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Clothes are fast becoming a bane for the environment. One garbage truck full of textiles gets dumped into landfill or burned every second. Now researchers have come up with a way to turn discarded clothes into fire- and water-proof building materials. They presented this advance in the Journal of Cleaner Production.
In today’s age of fast-changing and cheap fashion, most clothes are thrown out after a few seasons. There are very few companies that will accept used clothes for recycling. Most garments, including those that are donated, end up in landfills.
This is a big environmental problem. Growing cotton takes a lot of energy and water as does producing synthetic blends. The textile industry is the second most polluting sector in the world, accounting for the 10 percent of the total world’s carbon emissions. And synthetic fabrics are one of the biggest sources of plastic pollution in the oceans. No effective recycling technologies for cotton fabrics or blends exists yet.
So Veena Sahajwalla and her colleagues at the University of New South Wales in Australia came up with a different use for old textiles. They collected textiles from municipal and textile industry waste streams and removed solid bits like zippers and buttons. Next they passed the leftover mix of cotton, wool, polyester, nylon and other fabrics through a shredder and added a chemical to the resulting fluff to help the different fibers stick together. Finally, they compressed the fibers under heat to form solid panels.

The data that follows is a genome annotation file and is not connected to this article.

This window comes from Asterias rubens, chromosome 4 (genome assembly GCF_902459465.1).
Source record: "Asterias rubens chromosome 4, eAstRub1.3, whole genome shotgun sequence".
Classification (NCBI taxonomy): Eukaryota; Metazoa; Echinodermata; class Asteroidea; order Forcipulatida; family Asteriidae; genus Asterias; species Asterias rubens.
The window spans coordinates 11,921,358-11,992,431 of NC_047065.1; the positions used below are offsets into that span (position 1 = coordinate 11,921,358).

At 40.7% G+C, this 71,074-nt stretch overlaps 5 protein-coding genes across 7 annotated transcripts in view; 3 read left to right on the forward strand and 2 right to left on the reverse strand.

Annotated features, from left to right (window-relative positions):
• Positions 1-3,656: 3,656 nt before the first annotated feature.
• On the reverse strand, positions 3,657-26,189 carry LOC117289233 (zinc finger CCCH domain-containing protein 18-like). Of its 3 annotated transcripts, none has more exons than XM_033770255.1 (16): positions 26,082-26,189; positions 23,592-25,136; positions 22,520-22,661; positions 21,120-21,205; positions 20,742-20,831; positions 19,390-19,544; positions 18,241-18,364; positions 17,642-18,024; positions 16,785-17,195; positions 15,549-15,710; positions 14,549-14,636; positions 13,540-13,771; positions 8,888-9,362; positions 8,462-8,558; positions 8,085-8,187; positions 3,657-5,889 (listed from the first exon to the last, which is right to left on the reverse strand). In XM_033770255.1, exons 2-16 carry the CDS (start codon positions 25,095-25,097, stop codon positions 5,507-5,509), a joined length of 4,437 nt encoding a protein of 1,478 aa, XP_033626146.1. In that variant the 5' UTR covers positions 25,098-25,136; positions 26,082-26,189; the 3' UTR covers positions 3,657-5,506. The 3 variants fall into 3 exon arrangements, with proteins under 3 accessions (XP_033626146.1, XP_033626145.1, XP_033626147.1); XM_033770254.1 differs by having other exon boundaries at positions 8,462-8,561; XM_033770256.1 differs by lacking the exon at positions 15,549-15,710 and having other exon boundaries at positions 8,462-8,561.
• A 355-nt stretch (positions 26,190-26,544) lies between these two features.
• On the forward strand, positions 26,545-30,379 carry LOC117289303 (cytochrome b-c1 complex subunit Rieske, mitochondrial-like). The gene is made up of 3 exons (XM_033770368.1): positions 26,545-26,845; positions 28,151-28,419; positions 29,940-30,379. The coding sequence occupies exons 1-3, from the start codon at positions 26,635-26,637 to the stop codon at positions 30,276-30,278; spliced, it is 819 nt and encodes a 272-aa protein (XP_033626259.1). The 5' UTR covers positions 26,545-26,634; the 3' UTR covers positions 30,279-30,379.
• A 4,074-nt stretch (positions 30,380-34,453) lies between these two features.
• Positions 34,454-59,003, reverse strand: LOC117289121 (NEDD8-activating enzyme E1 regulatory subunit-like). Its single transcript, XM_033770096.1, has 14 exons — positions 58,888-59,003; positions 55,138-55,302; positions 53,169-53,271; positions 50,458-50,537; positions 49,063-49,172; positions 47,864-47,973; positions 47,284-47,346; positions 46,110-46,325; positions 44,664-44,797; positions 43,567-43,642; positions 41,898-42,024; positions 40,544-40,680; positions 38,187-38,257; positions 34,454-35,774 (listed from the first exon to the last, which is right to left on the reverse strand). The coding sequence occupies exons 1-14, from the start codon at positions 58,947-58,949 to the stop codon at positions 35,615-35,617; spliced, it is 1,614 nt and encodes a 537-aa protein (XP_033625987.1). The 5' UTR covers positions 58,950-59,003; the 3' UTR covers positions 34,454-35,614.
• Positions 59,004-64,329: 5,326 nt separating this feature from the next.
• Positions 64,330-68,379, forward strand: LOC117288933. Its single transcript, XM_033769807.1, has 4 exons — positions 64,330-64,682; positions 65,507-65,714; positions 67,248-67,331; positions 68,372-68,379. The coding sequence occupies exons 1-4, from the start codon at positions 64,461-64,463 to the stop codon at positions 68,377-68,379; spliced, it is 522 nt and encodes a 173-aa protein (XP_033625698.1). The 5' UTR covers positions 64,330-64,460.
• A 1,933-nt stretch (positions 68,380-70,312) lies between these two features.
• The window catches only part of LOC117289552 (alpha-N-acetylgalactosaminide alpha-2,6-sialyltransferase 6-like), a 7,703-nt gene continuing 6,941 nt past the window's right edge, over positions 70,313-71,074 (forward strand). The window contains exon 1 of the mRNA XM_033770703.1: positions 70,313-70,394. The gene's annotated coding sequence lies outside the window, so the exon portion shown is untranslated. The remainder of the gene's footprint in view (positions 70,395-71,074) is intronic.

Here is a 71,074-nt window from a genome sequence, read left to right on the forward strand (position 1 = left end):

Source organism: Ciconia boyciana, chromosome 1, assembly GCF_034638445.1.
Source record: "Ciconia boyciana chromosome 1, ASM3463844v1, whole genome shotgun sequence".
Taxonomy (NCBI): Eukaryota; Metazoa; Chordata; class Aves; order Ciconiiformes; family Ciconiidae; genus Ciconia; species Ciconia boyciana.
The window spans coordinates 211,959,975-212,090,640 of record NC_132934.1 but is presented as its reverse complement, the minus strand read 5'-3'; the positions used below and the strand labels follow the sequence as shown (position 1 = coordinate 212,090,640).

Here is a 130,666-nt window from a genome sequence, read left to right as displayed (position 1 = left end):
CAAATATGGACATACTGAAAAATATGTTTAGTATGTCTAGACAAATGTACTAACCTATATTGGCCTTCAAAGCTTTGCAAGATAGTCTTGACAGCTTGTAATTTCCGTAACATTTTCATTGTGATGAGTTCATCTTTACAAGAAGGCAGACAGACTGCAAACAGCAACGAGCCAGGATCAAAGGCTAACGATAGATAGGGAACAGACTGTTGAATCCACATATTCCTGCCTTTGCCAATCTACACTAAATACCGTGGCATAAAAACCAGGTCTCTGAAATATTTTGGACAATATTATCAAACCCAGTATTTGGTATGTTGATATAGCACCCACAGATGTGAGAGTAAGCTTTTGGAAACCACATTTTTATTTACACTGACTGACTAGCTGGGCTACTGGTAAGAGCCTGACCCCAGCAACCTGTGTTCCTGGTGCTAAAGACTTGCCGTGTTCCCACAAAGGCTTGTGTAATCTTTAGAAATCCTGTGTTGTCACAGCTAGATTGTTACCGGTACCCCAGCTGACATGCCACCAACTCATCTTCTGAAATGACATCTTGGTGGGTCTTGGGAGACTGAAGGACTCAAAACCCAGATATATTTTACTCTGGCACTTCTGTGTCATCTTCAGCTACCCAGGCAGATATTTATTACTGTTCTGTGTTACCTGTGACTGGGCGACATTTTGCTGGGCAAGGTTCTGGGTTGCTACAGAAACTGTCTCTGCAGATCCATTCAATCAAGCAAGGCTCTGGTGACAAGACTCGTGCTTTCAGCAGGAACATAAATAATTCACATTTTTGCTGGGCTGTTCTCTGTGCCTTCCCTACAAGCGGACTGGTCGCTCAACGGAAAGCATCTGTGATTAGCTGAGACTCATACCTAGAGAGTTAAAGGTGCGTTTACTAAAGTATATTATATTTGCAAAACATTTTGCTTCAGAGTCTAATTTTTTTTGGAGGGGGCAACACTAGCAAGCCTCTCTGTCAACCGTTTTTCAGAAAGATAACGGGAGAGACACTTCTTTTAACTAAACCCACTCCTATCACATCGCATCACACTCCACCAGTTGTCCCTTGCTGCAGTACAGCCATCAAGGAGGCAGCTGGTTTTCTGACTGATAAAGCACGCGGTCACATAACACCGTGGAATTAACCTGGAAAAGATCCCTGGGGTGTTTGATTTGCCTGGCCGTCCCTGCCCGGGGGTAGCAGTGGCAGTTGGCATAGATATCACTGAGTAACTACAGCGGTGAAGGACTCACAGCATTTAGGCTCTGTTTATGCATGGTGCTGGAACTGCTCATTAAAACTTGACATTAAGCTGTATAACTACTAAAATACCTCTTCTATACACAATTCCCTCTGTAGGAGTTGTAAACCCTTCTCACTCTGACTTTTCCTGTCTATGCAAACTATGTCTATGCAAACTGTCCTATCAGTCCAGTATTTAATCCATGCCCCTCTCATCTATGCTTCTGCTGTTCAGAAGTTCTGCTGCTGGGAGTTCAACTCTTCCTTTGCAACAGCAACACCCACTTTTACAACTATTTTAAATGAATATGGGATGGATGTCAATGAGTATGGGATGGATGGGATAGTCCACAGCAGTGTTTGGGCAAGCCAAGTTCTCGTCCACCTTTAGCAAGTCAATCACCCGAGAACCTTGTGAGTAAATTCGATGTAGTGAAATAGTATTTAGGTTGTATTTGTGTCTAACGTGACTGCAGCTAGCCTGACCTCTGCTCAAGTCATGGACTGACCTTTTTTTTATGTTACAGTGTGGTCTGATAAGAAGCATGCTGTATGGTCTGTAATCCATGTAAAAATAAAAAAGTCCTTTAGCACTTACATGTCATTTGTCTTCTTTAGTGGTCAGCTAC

The panels were moisture-resistant and as strong as wood-based particleboards so they could be used for load-bearing applications. Panels made with added fine sawdust were flame retardant. Plus, depending on their components, they had different textures and colors resembling wood, ceramic or stone. So they could be used for various interior finishes such as floor tiles, wall panels or ceilings.
The series of panels “constitute a non-toxic cost-effective low-carbon commercial alternative material for building applications,” the team writes in the paper. They are now trying to scale up the process.
Source: Claudia A. Echeverria et al. Cascading use of textile waste for the advancement of fibre reinforced composites for building applications. Journal of Cleaner Production, 2018.